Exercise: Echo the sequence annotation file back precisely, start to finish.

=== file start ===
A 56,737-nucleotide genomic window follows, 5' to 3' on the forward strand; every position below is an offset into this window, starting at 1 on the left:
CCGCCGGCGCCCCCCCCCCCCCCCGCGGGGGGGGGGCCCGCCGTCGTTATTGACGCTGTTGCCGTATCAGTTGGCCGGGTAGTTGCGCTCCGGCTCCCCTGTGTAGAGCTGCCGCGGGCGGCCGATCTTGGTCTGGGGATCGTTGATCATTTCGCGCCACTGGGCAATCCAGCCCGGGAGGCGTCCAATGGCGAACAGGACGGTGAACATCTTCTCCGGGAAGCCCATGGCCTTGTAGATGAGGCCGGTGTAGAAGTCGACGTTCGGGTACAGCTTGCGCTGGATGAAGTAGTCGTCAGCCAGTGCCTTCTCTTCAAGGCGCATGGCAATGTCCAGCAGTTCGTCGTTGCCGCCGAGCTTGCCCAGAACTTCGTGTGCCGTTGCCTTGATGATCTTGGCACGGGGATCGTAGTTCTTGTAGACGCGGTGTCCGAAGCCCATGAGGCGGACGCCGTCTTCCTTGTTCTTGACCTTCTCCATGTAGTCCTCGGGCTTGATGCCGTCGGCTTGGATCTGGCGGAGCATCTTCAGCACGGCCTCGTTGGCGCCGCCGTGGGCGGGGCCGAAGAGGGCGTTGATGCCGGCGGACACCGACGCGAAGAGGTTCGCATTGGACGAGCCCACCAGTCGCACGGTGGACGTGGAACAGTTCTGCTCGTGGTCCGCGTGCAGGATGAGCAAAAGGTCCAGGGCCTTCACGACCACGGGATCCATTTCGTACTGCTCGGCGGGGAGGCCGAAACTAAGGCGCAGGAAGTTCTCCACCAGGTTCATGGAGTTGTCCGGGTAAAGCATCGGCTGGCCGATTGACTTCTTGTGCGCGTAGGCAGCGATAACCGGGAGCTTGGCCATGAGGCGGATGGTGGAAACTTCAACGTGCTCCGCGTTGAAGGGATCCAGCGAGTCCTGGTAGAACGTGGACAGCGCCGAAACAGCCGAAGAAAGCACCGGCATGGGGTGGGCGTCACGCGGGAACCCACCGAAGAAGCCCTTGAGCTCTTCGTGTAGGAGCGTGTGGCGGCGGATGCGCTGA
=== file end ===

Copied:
A 56,737-nucleotide genomic window follows, 5' to 3' on the forward strand; every position below is an offset into this window, starting at 1 on the left:
CCGCCGGCGCCCCCCCCCCCCCCCGCGGGGGGGGGGCCCGCCGTCGTTATTGACGCTGTTGCCGTATCAGTTGGCCGGGTAGTTGCGCTCCGGCTCCCCTGTGTAGAGCTGCCGCGGGCGGCCGATCTTGGTCTGGGGATCGTTGATCATTTCGCGCCACTGGGCAATCCAGCCCGGGAGGCGTCCAATGGCGAACAGGACGGTGAACATCTTCTCCGGGAAGCCCATGGCCTTGTAGATGAGGCCGGTGTAGAAGTCGACGTTCGGGTACAGCTTGCGCTGGATGAAGTAGTCGTCAGCCAGTGCCTTCTCTTCAAGGCGCATGGCAATGTCCAGCAGTTCGTCGTTGCCGCCGAGCTTGCCCAGAACTTCGTGTGCCGTTGCCTTGATGATCTTGGCACGGGGATCGTAGTTCTTGTAGACGCGGTGTCCGAAGCCCATGAGGCGGACGCCGTCTTCCTTGTTCTTGACCTTCTCCATGTAGTCCTCGGGCTTGATGCCGTCGGCTTGGATCTGGCGGAGCATCTTCAGCACGGCCTCGTTGGCGCCGCCGTGGGCGGGGCCGAAGAGGGCGTTGATGCCGGCGGACACCGACGCGAAGAGGTTCGCATTGGACGAGCCCACCAGTCGCACGGTGGACGTGGAACAGTTCTGCTCGTGGTCCGCGTGCAGGATGAGCAAAAGGTCCAGGGCCTTCACGACCACGGGATCCATTTCGTACTGCTCGGCGGGGAGGCCGAAACTAAGGCGCAGGAAGTTCTCCACCAGGTTCATGGAGTTGTCCGGGTAAAGCATCGGCTGGCCGATTGACTTCTTGTGCGCGTAGGCAGCGATAACCGGGAGCTTGGCCATGAGGCGGATGGTGGAAACTTCAACGTGCTCCGCGTTGAAGGGATCCAGCGAGTCCTGGTAGAACGTGGACAGCGCCGAAACAGCCGAAGAAAGCACCGGCATGGGGTGGGCGTCACGCGGGAACCCACCGAAGAAGCCCTTGAGCTCTTCGTGTAGGAGCGTGTGGCGGCGGATGCGCTGA